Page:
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You Can't Build a New Foundation with Dirty Energy

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Building a new foundation requires a lot of heavy machinery. Bulldozers to clear the land, extractors to dig the foundation, concrete-mixers to pour the cement, and trucks to haul the raw materials. So perhaps it's appropriate that Jim Owens, the CEO of Caterpillar will be at the White House tomorrow for the first meeting of the President's Economic Recovery Advisory Board (PERAB) . The group includes some of America's leading thinkers, business executives, and academics, including the CEOs of GE, UBS, and Google. (full list here)

The Board was created by President Obama in February to provide an outside-the-Beltway perspective on how we can recover from the financial crisis and build a new foundation for the American economy. "New Foundation" is emerging as the catch-all phrase to describe Obama's domestic policy agenda, similar to FDR's "New Deal" or Johnson's "Great Society" as a recent New York Times article points out. It's a good term, capturing both the shaky and unsustainable foundation of our past economic growth and framing out the kind of economy we need to build for the long-term. We are long past the time for patchwork solutions. We must rebuild and we must rebuild the right way.

Obama said as much in his "New Foundation Speech" at Georgetown University on April 14th, when he named renewable energy the third of five pillars necessary to rebuild the American economy. A clean energy economy "can create millions of new jobs and new industries. We all know that the country that harnesses this energy will lead the 21st century." However, as the president acknowledged, "we have allowed other countries to outpace us on this race to the future."

It is no secret that the United States has fallen behind in the most importation economic competition of the 21st century. A lack of national standards, an absence of strong climate and energy policy, and never-ending subsidies to the fossil fuel industry, have hindered America's ability to compete with other countries for top talent and investment capital. It's gotten to the point, that "if you list today's top 30 companies in solar, wind and advanced batteries, American companies hold only 6 spots." As John Doerr, a venture capitalist at Kleiner Perkins Caufield & Byers and member of PERAB, testified before Congress earlier this year, "That fact should worry us all."

We face serious competition from a number of nations, including Spain, Israel, Germany, and Japan, but China is and will be our primary competitor for clean tech supremacy. China is already the leading alternative energy producer in the world, investing $12.6 million every day in alternative energy. According to a recent report by The Center for American Progress, the US plans to invest half as much stimulus money as China in "renewable energy, low-carbon vehicles, high-speed rail, an advanced electric grid, efficiency improvements, and other water-treatment and pollution controls." We are far behind and only falling further. While China's government and businesses are seizing a historic economic opportunity to expand their market share and move into high value businesses, we are fighting amongst ourselves in Congress and worrying about how to keep the fossil fuel industry happy.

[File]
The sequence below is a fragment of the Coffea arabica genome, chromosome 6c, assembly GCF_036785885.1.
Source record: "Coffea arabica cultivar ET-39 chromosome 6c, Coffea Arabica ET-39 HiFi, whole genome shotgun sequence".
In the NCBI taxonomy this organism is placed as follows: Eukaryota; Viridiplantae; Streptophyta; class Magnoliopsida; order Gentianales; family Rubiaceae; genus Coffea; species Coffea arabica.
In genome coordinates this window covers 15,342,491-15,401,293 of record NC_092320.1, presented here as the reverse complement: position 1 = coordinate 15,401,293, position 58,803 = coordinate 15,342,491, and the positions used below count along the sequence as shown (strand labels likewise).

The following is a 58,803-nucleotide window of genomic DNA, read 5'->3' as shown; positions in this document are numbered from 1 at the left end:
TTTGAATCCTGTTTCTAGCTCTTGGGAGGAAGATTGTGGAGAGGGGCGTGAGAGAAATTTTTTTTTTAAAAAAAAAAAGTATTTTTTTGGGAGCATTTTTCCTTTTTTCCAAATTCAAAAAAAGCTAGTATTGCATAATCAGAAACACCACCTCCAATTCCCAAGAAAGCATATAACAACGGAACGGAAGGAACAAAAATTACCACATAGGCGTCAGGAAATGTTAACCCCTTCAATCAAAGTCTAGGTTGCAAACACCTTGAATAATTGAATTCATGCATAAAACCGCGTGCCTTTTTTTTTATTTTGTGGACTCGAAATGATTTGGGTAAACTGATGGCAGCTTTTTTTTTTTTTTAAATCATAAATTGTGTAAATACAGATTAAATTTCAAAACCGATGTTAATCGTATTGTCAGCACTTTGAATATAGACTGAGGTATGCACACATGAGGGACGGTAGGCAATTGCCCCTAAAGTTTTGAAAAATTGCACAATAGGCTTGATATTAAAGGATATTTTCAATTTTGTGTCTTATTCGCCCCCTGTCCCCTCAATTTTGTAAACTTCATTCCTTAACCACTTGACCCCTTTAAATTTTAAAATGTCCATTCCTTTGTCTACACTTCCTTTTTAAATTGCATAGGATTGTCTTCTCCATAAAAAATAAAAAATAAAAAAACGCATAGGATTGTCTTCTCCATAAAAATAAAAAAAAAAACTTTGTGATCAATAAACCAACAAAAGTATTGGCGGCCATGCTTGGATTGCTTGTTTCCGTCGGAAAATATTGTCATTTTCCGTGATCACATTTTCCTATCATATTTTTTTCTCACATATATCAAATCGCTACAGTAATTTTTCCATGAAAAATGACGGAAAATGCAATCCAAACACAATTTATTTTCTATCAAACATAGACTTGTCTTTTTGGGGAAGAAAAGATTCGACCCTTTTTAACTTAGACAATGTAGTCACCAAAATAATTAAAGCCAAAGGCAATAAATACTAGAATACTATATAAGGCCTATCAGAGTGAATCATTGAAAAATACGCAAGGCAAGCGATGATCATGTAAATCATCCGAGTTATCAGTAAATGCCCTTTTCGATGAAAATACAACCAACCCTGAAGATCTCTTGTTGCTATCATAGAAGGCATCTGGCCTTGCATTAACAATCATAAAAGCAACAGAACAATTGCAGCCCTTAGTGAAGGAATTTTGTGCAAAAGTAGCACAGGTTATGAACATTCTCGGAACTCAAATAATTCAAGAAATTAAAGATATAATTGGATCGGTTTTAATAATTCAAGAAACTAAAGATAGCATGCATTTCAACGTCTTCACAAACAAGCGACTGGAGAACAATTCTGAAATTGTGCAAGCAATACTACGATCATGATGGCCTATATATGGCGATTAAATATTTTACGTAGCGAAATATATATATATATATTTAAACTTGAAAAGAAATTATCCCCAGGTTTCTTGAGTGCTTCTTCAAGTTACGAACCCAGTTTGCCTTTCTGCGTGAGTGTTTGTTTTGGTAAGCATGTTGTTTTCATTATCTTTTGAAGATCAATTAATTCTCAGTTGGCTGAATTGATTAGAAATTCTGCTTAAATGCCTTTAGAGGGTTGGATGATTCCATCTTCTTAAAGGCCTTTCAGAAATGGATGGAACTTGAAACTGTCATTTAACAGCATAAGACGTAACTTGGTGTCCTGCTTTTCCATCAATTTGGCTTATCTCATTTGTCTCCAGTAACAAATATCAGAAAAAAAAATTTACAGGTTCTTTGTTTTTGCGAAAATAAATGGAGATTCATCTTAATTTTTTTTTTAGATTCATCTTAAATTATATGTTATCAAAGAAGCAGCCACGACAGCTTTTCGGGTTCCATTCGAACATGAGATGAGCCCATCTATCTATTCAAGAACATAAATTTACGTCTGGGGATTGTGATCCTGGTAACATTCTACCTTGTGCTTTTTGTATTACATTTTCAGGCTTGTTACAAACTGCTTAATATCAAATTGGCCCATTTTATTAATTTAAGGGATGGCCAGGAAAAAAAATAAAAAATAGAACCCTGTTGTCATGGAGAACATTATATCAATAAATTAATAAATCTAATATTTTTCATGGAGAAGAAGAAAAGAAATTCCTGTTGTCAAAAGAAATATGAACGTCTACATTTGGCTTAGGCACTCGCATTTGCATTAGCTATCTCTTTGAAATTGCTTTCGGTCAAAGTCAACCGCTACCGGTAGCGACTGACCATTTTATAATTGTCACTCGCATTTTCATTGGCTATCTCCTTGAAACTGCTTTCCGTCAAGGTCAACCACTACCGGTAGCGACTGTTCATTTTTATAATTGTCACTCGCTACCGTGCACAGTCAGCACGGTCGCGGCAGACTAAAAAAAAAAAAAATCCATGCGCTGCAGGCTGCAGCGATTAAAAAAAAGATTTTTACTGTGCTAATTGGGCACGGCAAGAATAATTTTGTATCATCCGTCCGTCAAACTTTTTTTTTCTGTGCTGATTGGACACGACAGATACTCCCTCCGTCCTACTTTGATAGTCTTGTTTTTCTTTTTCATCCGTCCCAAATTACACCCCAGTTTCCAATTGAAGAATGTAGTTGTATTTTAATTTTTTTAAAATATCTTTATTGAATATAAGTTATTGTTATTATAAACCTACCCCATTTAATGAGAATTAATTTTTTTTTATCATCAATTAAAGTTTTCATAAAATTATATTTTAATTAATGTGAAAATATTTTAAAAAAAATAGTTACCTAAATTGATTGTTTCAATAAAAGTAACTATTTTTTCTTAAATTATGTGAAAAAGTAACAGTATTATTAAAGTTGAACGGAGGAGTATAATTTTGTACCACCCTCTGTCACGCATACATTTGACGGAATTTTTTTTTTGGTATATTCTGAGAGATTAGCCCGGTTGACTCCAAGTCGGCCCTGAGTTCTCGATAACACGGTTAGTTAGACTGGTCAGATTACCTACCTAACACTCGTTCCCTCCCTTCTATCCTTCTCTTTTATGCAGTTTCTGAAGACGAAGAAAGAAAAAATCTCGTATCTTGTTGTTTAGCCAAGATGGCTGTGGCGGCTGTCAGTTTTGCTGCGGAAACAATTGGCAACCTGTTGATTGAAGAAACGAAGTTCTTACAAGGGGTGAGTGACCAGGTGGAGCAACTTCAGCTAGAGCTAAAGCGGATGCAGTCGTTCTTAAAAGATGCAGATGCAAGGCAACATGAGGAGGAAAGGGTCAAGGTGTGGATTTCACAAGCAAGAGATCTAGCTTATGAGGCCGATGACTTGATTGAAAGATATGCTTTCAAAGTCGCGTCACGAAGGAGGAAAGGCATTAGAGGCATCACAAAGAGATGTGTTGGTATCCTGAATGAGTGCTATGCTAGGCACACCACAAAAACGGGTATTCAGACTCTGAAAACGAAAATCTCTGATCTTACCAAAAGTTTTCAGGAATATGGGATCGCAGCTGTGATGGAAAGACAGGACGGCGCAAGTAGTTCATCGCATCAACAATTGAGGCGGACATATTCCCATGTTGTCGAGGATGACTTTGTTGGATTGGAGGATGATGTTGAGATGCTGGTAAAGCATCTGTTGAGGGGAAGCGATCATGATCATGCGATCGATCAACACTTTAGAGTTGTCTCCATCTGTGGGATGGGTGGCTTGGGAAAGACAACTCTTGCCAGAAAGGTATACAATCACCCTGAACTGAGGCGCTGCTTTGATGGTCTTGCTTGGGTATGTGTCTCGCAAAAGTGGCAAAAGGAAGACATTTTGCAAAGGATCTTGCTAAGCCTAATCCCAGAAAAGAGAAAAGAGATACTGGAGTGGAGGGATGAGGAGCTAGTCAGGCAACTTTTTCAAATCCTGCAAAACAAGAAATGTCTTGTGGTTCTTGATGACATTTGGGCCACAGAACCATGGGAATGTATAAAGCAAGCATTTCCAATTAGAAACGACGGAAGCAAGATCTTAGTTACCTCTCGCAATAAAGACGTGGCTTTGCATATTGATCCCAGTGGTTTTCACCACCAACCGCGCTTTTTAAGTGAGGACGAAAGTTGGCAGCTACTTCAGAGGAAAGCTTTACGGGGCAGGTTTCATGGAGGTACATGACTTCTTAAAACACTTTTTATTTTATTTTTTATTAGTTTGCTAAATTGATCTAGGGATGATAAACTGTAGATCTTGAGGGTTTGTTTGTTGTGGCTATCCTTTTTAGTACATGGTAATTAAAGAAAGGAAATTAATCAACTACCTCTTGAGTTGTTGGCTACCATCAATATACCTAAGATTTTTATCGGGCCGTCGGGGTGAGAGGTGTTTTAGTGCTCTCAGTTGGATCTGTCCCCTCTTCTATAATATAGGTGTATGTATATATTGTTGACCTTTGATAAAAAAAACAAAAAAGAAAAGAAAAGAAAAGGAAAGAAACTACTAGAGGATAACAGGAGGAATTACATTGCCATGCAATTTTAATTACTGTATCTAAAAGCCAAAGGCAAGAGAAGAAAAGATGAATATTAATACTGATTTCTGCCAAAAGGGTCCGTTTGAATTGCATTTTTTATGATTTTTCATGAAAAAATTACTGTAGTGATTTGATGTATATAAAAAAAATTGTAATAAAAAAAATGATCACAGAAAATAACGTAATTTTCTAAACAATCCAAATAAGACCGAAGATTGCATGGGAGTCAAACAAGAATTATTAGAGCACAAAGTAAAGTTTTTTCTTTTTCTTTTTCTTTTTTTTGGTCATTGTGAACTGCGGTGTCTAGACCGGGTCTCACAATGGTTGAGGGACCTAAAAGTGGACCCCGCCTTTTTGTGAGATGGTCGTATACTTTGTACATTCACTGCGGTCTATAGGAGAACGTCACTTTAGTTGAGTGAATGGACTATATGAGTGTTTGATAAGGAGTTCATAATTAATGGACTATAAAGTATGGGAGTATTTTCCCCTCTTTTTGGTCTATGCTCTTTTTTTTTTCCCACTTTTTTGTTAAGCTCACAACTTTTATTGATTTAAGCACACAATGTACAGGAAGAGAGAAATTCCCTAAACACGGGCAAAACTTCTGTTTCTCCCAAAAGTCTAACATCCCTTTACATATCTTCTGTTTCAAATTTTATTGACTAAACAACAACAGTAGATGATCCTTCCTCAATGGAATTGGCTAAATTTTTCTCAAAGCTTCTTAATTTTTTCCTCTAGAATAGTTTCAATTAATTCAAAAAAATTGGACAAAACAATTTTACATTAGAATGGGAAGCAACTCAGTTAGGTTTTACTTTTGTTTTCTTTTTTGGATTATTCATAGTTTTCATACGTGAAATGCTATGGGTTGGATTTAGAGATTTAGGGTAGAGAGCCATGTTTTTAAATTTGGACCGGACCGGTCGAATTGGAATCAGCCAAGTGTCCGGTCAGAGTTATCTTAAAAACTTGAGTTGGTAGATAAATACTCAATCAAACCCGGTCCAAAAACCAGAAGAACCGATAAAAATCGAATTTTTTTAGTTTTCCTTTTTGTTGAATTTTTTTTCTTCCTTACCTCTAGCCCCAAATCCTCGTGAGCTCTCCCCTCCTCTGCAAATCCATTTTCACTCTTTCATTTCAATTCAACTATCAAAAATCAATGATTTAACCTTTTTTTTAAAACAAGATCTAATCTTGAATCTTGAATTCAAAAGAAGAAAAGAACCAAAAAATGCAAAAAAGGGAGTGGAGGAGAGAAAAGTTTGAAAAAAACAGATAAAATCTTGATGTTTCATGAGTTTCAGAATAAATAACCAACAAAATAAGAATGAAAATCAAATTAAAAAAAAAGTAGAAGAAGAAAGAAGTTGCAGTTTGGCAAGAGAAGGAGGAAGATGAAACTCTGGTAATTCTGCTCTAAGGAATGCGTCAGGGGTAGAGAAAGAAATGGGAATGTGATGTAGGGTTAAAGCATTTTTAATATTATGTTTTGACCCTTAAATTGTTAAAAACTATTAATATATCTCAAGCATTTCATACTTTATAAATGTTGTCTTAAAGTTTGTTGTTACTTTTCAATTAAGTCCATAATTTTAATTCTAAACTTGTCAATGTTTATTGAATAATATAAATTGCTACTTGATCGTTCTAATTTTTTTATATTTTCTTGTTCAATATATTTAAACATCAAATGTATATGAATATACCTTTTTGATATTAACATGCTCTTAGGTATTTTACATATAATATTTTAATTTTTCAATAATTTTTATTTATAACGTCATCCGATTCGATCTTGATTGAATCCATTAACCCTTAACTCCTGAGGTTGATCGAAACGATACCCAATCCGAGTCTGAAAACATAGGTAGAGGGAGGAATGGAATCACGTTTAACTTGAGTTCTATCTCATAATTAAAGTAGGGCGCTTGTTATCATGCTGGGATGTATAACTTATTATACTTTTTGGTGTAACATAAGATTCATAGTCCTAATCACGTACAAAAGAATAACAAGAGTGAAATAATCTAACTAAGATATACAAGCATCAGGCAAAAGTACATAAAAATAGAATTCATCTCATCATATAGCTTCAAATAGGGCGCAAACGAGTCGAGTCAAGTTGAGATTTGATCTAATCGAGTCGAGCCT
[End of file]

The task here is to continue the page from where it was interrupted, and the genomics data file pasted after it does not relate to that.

The Waxman-Markey Act recently introduced in the House could be the right start, but it currently falls far short of what we need. An analysis by the Breakthrough Institute found that of the $1 trillion in cap and trade revenue between 2012-2025, only $9 billion a year will be invested in clean technology. "This $9 billion is far less than what Obama promised ($15 billion) and far less than the $30 billion that three dozen energy scientists and experts, including several Nobel laureates, called for in a sign-on letter during the fall of 2007." In addition, 57.3% of allowances would be freely distributed to polluting industries, which "stands in contrast to Obama's previous calls for a 100% auction, which was included in his final budget proposal." So while the fossil fuel industry is doing everything it can to water down legislation, what it is really doing is weakening our economic future.

The good news is that many in the business community, including some high profile members of PERAB, realize this and are fighting to build a new foundation with clean energy. The CEOs of large corporations are speaking out in favor of climate and energy legislation (Check out the 9 principles of BICEP: Business for Innovative Climate and Energy Policy). Smart business leaders like Google CEO Eric Schmidt know that "if you invest in the right way you can make money by doing this." They know that it is in America's best interest to pass strong climate and energy legislation. As Jeff Immelt, the CEO of GE says, "businesses expect a price on carbon, and investors want clarity and certainty." Let's be happy that both Schmidt and Immelt are on Obama's Recovery Board.

But perhaps more importantly, small businesses across the country are already hard at work building the the new economy. And they're not sitting by quietly as the US Chamber of Commerce undermines America's long-term competitiveness. Just last week, 10,000 small-business leaders petitioned the Chamber of Commerce to "stop lobbying against the clean energy jobs bill."

But nothing will help more than presidential leadership. We are blessed with the greatest communicator in the White House since at least Ronald Reagan. A man who understands and values science. When it comes to energy and climate change, we need a president who will lead the movement and not just wait for the movement to come to him.

A clean energy economy can be more than a pillar to our economic recovery. It can be the cornerstone of our New Foundation.

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